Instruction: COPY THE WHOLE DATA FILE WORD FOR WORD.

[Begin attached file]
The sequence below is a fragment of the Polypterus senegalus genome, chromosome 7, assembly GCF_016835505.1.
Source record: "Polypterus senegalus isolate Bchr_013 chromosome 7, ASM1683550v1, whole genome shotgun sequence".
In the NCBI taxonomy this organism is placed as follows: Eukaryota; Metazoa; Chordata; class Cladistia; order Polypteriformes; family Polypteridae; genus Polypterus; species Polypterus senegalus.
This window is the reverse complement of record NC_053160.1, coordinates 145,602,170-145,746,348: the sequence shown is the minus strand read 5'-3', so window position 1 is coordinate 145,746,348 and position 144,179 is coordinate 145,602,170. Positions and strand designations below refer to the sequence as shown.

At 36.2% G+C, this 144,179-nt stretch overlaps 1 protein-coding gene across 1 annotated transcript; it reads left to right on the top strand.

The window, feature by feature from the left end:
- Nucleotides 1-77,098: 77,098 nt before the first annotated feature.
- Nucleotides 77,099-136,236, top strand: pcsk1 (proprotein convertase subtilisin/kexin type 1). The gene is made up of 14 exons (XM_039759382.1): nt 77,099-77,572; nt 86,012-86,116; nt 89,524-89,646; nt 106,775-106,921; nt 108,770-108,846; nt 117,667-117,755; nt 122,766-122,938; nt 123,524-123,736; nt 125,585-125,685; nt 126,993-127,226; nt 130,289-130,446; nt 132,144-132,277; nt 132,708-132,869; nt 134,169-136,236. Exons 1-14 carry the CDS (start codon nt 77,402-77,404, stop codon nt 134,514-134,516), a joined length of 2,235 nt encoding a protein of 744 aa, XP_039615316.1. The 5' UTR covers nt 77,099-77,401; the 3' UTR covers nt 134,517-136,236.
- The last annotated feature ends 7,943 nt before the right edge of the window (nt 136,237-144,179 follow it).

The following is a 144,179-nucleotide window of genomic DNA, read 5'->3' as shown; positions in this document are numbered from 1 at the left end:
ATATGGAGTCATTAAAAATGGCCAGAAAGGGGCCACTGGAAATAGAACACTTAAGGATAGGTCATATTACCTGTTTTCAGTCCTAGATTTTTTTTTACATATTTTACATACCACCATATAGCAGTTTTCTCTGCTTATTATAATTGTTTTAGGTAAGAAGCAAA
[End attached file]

The sequence below is a fragment of the Polypterus senegalus genome, chromosome 7, assembly GCF_016835505.1.
Source record: "Polypterus senegalus isolate Bchr_013 chromosome 7, ASM1683550v1, whole genome shotgun sequence".
In the NCBI taxonomy this organism is placed as follows: Eukaryota; Metazoa; Chordata; class Cladistia; order Polypteriformes; family Polypteridae; genus Polypterus; species Polypterus senegalus.
This window is the reverse complement of record NC_053160.1, coordinates 145,602,170-145,746,348: the sequence shown is the minus strand read 5'-3', so window position 1 is coordinate 145,746,348 and position 144,179 is coordinate 145,602,170. Positions and strand designations below refer to the sequence as shown.

At 36.2% G+C, this 144,179-nt stretch overlaps 1 protein-coding gene across 1 annotated transcript; it reads left to right on the top strand.

The window, feature by feature from the left end:
- Nucleotides 1-77,098: 77,098 nt before the first annotated feature.
- Nucleotides 77,099-136,236, top strand: pcsk1 (proprotein convertase subtilisin/kexin type 1). The gene is made up of 14 exons (XM_039759382.1): nt 77,099-77,572; nt 86,012-86,116; nt 89,524-89,646; nt 106,775-106,921; nt 108,770-108,846; nt 117,667-117,755; nt 122,766-122,938; nt 123,524-123,736; nt 125,585-125,685; nt 126,993-127,226; nt 130,289-130,446; nt 132,144-132,277; nt 132,708-132,869; nt 134,169-136,236. Exons 1-14 carry the CDS (start codon nt 77,402-77,404, stop codon nt 134,514-134,516), a joined length of 2,235 nt encoding a protein of 744 aa, XP_039615316.1. The 5' UTR covers nt 77,099-77,401; the 3' UTR covers nt 134,517-136,236.
- The last annotated feature ends 7,943 nt before the right edge of the window (nt 136,237-144,179 follow it).

The following is a 144,179-nucleotide window of genomic DNA, read 5'->3' as shown; positions in this document are numbered from 1 at the left end:
ATATGGAGTCATTAAAAATGGCCAGAAAGGGGCCACTGGAAATAGAACACTTAAGGATAGGTCATATTACCTGTTTTCAGTCCTAGATTTTTTTTTACATATTTTACATACCACCATATAGCAGTTTTCTCTGCTTATTATAATTGTTTTAGGTAAGAAGCAAA